In addition, there are several important steps that should be taken in planning for a combination to enhance the possibility that a transaction will be consummated. First, the organizations should consider appointing a group of transaction representatives. This group of selected staff and board members from each organization will have two roles: (1) to develop a plan for the transaction (e.g., merger or asset transfer) and communicate this plan to each organizations’ stakeholders such as boards, leadership, and staff; and (2) to work through the issues which will inevitably arise in the due diligence process and transaction process.
Importantly, the representatives also will need to plan for and address the scope of due diligence. Due diligence is a critical part of any corporate transaction process, and typically involves gathering sufficient information for the governing body of each organization to ascertain the financial and legal condition of the other organization or of a particular set of assets. This process is achieved through a review of the other entity’s books, records, governing documents, meeting minutes, pending claims, employment practices, leases and insurance policies, financial obligations, and (especially important to CCAs) vendor contracts, grants, DMP portfolios, legal and regulatory compliance programs (both historic and current), and the like. Due diligence is the step which requires the largest commitment from each CCA and a great deal of analysis, but will mean the difference between a gamble and an educated guess in the decision to consummate the transaction.
CCAs also have to do a careful analysis of the approval requirements for the transaction, including those of relevant regulators related to the services provided, such as DMPs and related licensing. Due to the high amount of state regulation of activities of CCAs, it is important for the parties to carefully review state laws and regulations to ensure compliance. CCAs may want to review state law to determine if they are required to follow certain procedures and provide notices under each regulatory scheme in which the CCA holds a license or registration and in each state in which a transferred consumer resides, as many state laws differ from each other on the subject. It is important to also realize state licensing laws and business practices do not always coincide, and that a transfer of a DMP does not absolve the dissolving CCA from compliance obligations and may trigger new obligations for the receiving entity.
Next, the representatives must come to an understanding on tough questions such as what will be the roles of the respective staff and others once the transaction is complete. Obviously, one of the efficiencies in a merger is avoidance of duplicative roles, and both organizations should be clear on what the end organizational chart will look like and how the consolidation will be effectuated in a successful integration. In an asset transfer, it is conceivable that no staff at all would be automatically transferred.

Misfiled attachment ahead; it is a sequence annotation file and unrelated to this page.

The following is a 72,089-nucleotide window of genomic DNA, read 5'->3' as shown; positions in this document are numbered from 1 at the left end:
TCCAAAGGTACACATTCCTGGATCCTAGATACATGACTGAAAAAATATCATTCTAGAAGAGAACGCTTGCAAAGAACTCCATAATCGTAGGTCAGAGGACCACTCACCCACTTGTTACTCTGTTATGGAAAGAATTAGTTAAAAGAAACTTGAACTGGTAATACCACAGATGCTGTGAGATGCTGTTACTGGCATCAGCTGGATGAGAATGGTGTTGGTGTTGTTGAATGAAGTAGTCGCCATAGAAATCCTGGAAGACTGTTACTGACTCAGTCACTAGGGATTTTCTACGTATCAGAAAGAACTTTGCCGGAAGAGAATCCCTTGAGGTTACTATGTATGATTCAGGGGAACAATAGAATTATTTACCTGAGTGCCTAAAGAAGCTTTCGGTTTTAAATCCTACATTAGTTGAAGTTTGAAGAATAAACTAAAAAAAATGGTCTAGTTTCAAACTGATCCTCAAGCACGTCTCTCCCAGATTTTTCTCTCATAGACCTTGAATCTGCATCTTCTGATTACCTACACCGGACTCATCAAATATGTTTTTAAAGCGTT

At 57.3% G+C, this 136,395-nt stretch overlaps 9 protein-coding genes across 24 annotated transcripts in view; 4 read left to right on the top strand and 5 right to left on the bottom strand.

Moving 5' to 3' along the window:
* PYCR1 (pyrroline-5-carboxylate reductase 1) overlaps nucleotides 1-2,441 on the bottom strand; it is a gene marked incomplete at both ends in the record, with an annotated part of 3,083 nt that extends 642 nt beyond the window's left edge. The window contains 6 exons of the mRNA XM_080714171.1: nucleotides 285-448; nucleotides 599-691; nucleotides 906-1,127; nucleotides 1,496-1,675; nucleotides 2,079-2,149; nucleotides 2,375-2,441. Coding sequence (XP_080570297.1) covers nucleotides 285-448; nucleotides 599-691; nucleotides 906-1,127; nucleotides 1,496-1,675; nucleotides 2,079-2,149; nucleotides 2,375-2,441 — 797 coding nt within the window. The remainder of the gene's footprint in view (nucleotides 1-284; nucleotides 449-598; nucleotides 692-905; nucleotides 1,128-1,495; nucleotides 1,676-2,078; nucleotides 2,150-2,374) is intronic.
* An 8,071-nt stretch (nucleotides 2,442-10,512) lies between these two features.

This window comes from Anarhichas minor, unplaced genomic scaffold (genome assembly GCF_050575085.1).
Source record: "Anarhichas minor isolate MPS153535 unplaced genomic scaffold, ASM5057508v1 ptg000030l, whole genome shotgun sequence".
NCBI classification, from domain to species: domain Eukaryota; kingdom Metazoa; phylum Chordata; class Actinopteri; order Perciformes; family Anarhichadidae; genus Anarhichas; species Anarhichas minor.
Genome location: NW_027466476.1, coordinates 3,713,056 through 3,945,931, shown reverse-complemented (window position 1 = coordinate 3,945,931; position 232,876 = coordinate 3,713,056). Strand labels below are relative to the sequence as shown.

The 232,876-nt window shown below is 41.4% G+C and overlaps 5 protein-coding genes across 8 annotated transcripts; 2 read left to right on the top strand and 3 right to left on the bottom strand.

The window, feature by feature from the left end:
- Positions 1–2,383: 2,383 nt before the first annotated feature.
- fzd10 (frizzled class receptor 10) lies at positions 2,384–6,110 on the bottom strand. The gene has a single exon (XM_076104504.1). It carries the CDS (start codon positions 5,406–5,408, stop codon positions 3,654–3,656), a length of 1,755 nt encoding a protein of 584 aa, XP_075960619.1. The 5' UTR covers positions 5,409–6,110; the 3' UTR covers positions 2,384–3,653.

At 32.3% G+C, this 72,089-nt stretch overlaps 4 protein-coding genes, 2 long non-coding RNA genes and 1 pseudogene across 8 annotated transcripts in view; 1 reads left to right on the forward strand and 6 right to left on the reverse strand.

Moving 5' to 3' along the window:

In a merger situation representatives will also need to develop an overall merger plan which should include an outline of the combined governance structure, mission, core activities, and a broad staffing plan. Likewise, in an asset transfer situation careful planning related to the assets to be transferred may be necessary.
Additionally, the parties to the transaction should work together to develop an internal and external communications strategy for educating staff, board, clients, regulators, and the general public about the transaction. Release of information should be carefully coordinated between the CCAs and each party should agree to give the other notice before making any announcements to the public.
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The economic crisis has presented CCAs with opportunities and challenges. CCAs must remain flexible and adapt their business models, which will invariably include consideration of mergers and other combinations. For CCAs the decision to merge or enter into a significant transaction should be heavily dependent on fully identifying the goals of the transaction and the potential ramifications for both groups. Federal and state regulators, clients, and the public scrutinize arrangements between CCAs, so they must be carefully structured and executed. With careful planning, CCAs can enhance opportunities to further their tax-exempt missions and meet their financial goals through mergers and other combinations.
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For more information, please contact Jonathan Pompan at 202-344-4383 or at jlpompan@Venable.com.
Jonathan Pompan is a partner at Venable LLP in the Washington, D.C. office. He represents nonprofit and for-profit companies in regulated industries in a wide variety of areas including advertising and marketing law and financial services regulation compliance, as well as in connection with Federal Trade Commission and state investigations and law enforcement actions.
This article is not intended to provide legal advice or opinion and should not be relied on as such. Legal advice can only be provided in response to a specific fact situation.